Education, let’s blow it to bits or put it back?

At the end of the last century some business theorists saw the start of a new development. The combination of technological change and an increasing competition between firms would result in a concentration on the core competencies of firms. This has two results: every firm concentrates on the tings they do best. Survivors of the competition will produce the best for the lowest costs. If every firm does so, and the B2B system is organized well, customers get the best quality for the lowest prices.

Of course, recent years showed a mixed pattern. Concentration in the banking sector, combining different financial products and services within one organization, ignoring the specific competencies necessary (including control and organization) is one of the causes  of the financial crisis. Yet, as result of this crisis, we see an increase in start-ups, employee-buy-outs and the emergence of other forms of small enterprises.

It would be interesting to see what the industry triggers are which rule concentration versus fragmentation, but also success versus failure in the different industries.

Technological change and didactic experiments have broadened the variation of digital education with the introduction of Open Educational Resources and Moocs.

In line with commercial business we have seen two trends emerging.

So let’s blow it to bits ………………………

One trend is shared by economists as Christensen and educational managers as Fred Mulder (UNESCO-chair OER). Both envisage a division within the academical sector. Christensen sees a division between research and education as a disruptive factor in the educational sector. E-learning provides a vehicle for the emergency of low costs mass education provided by organizations which concentrate on the educational process, without the burden of academic research.

Mulder goes one step further, in dividing the educational process in different stages and services. He concentrates on the division between content, which should be offered as open educational resources, and services as tutoring and grading, which should form the base of organizational income.

** Added 13-02-14: As pointed out by Ben Janssen as a comment to this post, he and Fred Mulder stop here with their analyses (also see their chapter Opening up education in Trend Report: Open Educational Resources 2013). The next text is my augmentation of their arguments, not their reasoning.**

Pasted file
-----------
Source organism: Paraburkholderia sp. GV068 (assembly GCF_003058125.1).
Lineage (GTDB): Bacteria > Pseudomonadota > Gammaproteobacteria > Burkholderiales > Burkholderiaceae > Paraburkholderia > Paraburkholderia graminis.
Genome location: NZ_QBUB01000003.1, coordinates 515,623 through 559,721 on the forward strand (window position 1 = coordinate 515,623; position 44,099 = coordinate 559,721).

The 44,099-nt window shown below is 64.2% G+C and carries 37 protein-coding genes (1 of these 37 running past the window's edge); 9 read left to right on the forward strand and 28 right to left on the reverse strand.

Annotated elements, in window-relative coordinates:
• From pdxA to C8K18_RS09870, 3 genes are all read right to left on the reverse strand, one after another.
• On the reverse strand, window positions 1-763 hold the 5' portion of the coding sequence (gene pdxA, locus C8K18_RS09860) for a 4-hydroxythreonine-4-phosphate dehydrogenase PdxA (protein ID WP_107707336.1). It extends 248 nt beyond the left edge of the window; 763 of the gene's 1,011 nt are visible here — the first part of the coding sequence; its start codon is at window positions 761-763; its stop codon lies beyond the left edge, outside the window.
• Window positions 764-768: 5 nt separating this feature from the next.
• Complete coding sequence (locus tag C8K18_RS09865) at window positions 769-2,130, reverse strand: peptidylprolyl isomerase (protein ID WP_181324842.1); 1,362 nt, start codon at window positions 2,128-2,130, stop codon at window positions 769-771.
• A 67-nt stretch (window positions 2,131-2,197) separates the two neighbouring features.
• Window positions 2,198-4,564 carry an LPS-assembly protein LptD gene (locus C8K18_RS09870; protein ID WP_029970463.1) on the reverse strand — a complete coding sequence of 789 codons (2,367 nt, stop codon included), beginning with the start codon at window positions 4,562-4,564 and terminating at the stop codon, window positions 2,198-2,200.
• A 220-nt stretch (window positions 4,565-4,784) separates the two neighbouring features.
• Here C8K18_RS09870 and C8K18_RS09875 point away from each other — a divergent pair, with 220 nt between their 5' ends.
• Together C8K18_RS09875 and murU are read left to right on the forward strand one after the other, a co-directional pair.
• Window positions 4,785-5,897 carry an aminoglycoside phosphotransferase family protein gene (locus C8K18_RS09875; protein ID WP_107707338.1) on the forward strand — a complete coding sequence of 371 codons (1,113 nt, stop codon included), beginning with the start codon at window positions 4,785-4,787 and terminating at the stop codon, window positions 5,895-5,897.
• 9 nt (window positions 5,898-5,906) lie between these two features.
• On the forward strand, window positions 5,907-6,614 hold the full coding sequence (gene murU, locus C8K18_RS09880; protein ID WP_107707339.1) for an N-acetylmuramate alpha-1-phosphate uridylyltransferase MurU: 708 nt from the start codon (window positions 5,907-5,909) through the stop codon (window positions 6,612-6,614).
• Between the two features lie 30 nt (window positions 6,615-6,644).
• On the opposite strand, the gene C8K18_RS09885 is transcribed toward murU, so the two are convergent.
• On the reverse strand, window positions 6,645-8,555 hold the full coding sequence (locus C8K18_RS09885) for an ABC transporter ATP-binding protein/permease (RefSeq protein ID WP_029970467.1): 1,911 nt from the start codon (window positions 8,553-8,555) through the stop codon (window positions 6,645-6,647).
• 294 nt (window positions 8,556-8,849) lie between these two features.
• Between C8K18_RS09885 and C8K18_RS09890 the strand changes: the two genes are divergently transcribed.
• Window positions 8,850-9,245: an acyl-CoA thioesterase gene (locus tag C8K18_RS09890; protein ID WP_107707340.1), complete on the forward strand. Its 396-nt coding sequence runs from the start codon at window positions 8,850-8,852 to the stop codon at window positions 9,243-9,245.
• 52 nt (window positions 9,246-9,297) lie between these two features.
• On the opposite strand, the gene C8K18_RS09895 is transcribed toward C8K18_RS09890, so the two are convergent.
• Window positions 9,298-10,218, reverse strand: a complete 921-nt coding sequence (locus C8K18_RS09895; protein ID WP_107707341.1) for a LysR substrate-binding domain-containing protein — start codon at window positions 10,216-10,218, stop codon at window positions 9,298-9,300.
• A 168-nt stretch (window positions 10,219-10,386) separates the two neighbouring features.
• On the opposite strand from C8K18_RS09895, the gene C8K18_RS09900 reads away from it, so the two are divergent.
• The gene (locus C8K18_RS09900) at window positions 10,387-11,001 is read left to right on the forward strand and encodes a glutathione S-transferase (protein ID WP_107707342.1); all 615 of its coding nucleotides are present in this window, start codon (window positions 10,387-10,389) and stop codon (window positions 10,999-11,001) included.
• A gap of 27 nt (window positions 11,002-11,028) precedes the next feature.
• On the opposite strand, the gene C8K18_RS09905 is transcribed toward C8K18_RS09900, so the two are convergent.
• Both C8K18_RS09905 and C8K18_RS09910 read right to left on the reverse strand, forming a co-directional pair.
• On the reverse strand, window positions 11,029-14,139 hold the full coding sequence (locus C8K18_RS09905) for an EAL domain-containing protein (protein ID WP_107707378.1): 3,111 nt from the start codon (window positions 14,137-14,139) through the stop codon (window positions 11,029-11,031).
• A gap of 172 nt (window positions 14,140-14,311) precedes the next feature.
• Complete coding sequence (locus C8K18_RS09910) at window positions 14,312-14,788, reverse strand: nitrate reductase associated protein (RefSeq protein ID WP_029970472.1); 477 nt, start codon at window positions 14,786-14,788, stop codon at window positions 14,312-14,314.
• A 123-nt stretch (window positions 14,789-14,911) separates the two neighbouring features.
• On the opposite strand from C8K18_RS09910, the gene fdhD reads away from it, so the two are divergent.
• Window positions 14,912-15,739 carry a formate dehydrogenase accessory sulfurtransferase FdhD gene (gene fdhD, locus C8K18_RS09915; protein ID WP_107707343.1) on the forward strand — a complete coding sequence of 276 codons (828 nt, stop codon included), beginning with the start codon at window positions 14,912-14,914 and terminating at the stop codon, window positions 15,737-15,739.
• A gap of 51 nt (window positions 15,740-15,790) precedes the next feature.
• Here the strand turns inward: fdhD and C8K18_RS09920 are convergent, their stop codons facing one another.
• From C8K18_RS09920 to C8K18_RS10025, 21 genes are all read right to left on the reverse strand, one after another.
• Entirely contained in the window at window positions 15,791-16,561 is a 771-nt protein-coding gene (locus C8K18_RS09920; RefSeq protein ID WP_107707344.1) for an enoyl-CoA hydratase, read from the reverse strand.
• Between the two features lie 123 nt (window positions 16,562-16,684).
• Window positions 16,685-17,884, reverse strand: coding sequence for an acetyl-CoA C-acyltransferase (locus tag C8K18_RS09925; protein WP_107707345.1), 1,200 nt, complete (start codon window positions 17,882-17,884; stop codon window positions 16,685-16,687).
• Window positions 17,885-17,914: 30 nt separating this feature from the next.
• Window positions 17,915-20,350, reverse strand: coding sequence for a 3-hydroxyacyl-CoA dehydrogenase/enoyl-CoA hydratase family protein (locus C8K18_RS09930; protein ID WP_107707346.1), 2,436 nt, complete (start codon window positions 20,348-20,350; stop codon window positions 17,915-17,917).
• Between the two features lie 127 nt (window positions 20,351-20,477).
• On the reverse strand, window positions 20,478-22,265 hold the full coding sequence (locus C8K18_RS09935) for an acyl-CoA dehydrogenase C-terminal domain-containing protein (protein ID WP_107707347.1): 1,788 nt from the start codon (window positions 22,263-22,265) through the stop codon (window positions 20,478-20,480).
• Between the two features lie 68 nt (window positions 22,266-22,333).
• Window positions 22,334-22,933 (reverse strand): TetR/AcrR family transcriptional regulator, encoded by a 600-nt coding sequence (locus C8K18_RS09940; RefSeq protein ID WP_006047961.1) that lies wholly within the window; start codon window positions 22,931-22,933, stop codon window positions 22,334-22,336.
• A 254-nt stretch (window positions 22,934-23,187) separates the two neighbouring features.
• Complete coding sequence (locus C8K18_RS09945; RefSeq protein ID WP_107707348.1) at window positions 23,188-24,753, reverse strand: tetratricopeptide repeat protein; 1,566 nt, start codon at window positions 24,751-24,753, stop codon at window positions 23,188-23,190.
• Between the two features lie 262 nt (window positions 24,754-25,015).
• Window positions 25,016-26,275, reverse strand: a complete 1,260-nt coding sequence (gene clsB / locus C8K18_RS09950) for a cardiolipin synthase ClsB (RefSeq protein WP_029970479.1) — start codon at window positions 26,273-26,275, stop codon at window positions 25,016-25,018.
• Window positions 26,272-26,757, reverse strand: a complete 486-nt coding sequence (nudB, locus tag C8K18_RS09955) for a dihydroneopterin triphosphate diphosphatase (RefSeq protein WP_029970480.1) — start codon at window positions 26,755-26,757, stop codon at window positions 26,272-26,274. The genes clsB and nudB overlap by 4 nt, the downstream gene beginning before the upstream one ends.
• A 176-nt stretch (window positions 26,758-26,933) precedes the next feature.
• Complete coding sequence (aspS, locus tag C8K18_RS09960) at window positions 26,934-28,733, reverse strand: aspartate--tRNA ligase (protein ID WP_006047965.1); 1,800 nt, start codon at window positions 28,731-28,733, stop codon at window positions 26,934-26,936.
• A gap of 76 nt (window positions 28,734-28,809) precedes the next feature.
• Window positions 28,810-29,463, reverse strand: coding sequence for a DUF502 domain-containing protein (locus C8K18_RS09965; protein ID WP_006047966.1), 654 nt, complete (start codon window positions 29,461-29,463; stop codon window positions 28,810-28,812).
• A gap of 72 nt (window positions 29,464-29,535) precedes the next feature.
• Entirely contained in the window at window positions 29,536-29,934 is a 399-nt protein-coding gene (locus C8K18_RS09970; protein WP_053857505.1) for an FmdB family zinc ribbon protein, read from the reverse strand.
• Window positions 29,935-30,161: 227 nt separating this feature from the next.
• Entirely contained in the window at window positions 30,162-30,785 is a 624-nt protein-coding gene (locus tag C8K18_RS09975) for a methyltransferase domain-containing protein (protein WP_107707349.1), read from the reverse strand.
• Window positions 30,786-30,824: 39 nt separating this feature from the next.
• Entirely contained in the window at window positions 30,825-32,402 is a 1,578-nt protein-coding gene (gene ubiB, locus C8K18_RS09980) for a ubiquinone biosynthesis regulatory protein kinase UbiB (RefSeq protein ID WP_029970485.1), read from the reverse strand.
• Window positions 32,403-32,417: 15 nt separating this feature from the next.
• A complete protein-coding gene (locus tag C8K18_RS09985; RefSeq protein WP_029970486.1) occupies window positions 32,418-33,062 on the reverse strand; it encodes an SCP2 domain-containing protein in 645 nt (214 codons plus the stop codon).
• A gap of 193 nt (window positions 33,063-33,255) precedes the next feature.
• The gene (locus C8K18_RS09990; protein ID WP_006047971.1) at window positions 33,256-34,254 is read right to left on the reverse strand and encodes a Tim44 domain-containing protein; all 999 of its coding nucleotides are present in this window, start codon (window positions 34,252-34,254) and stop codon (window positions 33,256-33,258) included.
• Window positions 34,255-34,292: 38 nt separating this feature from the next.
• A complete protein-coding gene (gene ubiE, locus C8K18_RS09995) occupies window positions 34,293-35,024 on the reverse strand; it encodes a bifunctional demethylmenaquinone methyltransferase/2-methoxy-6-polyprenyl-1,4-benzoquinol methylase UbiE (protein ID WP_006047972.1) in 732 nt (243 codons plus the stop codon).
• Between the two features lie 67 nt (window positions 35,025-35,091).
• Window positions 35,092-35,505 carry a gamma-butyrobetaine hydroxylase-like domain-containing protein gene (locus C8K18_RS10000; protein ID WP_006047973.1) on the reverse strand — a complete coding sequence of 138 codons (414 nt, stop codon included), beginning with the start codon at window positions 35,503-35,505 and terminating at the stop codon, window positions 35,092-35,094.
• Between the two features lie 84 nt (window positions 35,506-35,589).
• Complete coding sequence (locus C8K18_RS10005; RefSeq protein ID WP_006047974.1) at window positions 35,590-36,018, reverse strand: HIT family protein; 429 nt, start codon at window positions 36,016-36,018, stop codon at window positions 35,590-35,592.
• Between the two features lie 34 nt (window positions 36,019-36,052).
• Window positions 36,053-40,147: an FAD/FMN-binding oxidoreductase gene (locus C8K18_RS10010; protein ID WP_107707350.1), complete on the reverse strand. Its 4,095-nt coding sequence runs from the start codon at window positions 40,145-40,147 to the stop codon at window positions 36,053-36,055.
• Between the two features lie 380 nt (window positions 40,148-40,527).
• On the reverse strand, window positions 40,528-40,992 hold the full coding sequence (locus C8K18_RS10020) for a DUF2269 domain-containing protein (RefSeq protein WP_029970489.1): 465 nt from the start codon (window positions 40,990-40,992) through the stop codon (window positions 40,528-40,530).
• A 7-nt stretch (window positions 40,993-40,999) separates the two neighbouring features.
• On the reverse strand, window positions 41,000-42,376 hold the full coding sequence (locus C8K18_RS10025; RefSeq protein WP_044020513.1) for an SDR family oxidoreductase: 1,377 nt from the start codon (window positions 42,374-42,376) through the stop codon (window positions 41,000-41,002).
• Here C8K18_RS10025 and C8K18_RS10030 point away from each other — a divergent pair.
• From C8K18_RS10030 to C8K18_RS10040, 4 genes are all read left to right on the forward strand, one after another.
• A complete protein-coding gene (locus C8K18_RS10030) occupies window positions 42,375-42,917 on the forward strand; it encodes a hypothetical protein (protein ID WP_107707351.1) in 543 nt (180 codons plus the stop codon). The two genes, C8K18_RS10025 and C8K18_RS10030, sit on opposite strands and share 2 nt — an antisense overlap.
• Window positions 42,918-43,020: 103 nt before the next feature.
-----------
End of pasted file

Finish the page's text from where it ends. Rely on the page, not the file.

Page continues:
However, if different products and services within the educational sector can be offered using different business models, there is no reason why they should take place within the same organization. If all organizations concentrate on the activities which they do best (making materials (Moocs or otherwise), tutoring, grading), the combination, the fragmented model, should produce the best and most effective and efficient education possible.

Both the individual student as society as a whole will gain as education becomes more affordable, public subsidies can decrease and quality increases. Christensen, therefore, concludes his paper with a set of advises for the public sector to realize the predicted benefits.

Of course there can be several drawbacks: in the age-group of 12 – 24 education is also about socialization, which is absent in the fragmented model. Also, there can be a discussion if academic education is possible without fundamental research; although the best researchers are not necessary the best teachers. Lastly, the advantages of the fragmented model ignore so-called transaction costs. Students have to select the best teaching organization and grading institute, but also the best combination of those two. Teaching organizations have to search for information on the grading requirements and the best (open) educational resources. The government has to inspect and accredit several institutes. In contrast to Open educational resources and Moocs, the workings of the open market are not free.

Or put it back …………………………………….

Another aspect of the fragmentation into core-competence organizations is the need to cooperate. This cooperation can result either of a spontaneous organization, as we know of complex dynamics, or it can be the result of an intermediary organization. For example, Laura Czerniewicz sees as one of the reasons to be engaged with Moocs is the fact that it  “gives us an entry to talking about online learning …. with people with whom we have not had those conversations before” and  there is room to “experiment”  with new online materials.

From: http://www.workingpoint.com/blog/free-tools-for-entrepreneurs-collaboration/3591

Another interesting point Laura makes is that there is room for niche subjects. As Anderson has pointed out in his theory of the Long Tail, is that small percentages of the total demand can generate large numbers when the materials are available electronically and world wide. Some courses cannot be organized because of the lack of local students. If different organizations work together, they can combine the local interest into a sustainable (inter)national group of students. The same can be done in the case of to few qualified teachers on a special subject: by using the new technologies it should be possible to teach in different locations without extensive travel.

Again using the conclusions of research in the field of business co-operations, an interesting phenomena is that firms who compete heavily on the consumer side, will cooperate at the backdoor. For example, beer companies do their best to convince you that their beer is the best fitting with your life style, is the cheapest or the best quality. However, in most Western European countries all beer is sold in the same bottles and crates as the distribution and retribution of the bottles is organized together.